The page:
We arrived at a short break which my bluelight burdened eyes were grateful for before returning for the final panel of the day. Making a case against short-sighted assessments that Hitchcock’s films are tinged with misogyny, I have to say I am mostly in agreement with Elisabeth Carlin’s approach in her paper ‘The Lady Vanquishes: The Dynamic Heroines of Hitchcock’. Of course it can’t be denied that there are certainly elements within his works that are dated and patriarchal, but I can’t help but feel, as Carlin so eloquently put, that Hitchcock continuously gave his leading ladies the opportunity to actually lead. And many of his female characters certainly are leaders in their own right. Illustrating their adventurous and determined spirits, Carlin focused on such heroines as Charlie (Teresa Wright) from Shadow of a Doubt (1943) and Josephine (Doris Day) of The Man Who Knew Too Much (1956), both of whom turn to their own devices to uncover truths and deliver justice whilst pushing against the grain of convention in an era that hadn’t yet caught up with the multifaceted nature of its women. Carlin noted that more often than not Hitchcock’s women have an aversion to romance and marriage, but where romance does blossom, it does so as a result of “mutual trust that comes from working together on a common goal”, rather than being the main driver. As is the case in The Man Who Knew Too Much, male characters are often blinded by their own assumptions, egos, or achievements and take time to realise the acute perception of the women in their lives.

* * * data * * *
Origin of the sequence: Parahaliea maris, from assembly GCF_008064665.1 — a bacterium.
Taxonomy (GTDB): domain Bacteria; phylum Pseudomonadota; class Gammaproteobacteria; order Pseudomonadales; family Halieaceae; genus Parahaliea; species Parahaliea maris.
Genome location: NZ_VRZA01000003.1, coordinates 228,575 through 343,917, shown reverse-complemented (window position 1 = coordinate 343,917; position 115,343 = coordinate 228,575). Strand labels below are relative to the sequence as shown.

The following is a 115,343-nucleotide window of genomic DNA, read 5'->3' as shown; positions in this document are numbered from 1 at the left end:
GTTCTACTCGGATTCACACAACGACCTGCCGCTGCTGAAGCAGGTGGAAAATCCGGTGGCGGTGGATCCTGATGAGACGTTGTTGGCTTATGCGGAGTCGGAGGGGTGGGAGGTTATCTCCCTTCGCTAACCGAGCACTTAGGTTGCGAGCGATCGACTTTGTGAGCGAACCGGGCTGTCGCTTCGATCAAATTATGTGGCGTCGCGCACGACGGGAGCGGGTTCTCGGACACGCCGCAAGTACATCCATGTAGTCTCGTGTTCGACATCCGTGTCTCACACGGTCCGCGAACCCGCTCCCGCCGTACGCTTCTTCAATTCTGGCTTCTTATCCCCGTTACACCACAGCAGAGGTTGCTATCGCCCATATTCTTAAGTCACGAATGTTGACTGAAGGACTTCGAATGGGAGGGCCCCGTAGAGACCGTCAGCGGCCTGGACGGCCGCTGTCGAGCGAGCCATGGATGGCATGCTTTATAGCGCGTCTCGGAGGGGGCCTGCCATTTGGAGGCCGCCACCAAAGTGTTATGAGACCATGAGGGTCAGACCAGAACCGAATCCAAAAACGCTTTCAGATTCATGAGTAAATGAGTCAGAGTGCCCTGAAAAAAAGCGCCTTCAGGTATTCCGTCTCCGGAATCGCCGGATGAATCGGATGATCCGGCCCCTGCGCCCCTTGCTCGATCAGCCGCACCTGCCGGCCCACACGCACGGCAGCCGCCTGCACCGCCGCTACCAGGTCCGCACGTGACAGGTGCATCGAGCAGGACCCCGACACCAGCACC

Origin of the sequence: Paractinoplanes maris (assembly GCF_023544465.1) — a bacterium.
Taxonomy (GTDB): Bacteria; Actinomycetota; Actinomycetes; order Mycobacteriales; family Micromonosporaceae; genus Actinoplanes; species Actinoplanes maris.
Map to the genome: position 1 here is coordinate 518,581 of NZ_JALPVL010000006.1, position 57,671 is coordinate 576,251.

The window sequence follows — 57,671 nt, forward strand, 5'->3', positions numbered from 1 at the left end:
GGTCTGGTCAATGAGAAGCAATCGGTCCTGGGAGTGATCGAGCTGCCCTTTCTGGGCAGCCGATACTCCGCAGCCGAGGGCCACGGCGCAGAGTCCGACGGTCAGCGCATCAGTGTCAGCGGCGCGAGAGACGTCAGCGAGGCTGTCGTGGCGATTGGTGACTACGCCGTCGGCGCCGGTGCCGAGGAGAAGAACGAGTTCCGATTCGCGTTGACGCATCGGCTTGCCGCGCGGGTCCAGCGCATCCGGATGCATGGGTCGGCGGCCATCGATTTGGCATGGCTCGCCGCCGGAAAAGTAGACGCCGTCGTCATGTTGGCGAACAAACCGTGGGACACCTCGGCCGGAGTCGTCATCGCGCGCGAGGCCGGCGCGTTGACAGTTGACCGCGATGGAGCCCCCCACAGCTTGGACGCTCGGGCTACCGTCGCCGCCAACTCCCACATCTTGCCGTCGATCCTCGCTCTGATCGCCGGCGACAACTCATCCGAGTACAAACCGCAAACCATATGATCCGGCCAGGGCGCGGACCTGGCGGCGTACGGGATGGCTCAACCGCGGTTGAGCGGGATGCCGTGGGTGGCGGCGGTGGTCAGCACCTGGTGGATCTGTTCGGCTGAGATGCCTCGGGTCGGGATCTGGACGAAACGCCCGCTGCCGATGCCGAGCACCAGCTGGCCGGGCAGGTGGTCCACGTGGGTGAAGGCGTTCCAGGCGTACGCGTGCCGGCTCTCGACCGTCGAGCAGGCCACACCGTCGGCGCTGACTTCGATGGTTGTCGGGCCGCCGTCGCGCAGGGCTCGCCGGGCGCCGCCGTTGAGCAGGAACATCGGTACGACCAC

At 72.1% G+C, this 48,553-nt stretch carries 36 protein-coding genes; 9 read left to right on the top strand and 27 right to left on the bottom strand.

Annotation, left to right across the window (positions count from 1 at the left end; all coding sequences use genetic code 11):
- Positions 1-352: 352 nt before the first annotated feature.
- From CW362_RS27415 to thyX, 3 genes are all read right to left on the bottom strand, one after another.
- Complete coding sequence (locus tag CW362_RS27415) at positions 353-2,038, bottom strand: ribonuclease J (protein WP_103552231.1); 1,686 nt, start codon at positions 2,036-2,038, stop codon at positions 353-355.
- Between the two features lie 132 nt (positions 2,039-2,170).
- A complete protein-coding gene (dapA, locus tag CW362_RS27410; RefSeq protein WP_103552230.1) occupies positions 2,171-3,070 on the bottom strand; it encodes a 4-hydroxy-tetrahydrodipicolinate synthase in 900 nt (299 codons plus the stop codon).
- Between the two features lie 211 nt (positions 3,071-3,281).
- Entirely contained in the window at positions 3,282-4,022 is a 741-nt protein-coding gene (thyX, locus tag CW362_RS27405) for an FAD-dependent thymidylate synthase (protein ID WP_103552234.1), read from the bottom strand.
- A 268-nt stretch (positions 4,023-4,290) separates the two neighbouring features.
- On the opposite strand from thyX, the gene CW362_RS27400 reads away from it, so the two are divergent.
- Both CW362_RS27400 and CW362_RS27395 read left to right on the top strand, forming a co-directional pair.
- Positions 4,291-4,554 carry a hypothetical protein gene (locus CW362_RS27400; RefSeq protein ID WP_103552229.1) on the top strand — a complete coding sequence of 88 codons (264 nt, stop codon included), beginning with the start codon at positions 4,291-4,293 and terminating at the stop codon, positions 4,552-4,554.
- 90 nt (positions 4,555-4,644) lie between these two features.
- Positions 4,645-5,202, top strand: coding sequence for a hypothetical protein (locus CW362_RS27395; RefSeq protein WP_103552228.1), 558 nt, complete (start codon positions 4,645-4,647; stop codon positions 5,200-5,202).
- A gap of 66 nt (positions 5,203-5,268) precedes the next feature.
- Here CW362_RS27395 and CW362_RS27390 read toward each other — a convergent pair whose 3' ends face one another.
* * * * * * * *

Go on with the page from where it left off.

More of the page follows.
The lengthy post-panel discussions, held prior to the night’s screening of Marnie, managed to mirror the enthusiasm and interrogation of quintessential post screening debates and group drinks a social aspect that I’m sure all festival goers deem of equal importance to the event itself giving attendees and panelists alike the opportunity to hash out burning questions and personal theories. This flowed on from the day’s events rather seamlessly with the help of a monitored Q & A and even an informal Discord group which will continue to run after the conference closes. 

DAY 2: 

Jacob Agius

The lectures throughout the day (or night, as I dialed in from Melbourne, Australia) were very illuminating in their discussions of Hitchcock’s consistent use of love and romantic comedy throughout his entire filmography. The ways in which they transformed his protagonists, subverted patriarchal gender roles and ideologies surrounding love. Many of the lecturers noted that these notions became more prominent in Hitchcock’s work once he moved to America where, as an outsider looking in, Hitchcock became somewhat of a social anthropologist. Developing a penchant for analysing and deconstructing romantic love in American society and culture.

In the days first lecture: ‘Playing the field: Marital Gamesmanship in Mr. and Mrs. Smith’, Elizabeth Bullock discussed Hitchcock’s only screwball comedy Mr. and Mrs. Smith (1941). A seeming anomaly in his filmography and essentially rejected by Hitchcock himself, Bullock notes that from the outset this film may not seem to lend too much insight on the Master of Suspense’s lessons in love. However, as Bullock affectively contextualises, the very core of the early screwball comedy genre was to subvert the heteronormative, patriarchal representation of love, gender roles and marriage. Bullock notes that although these early screwball comedies may, on a superficial level, seem to conform to these patriarchal representations of love, their female protagonists often exhibit a true sense of agency over their romantic lives equalled to their male counterparts.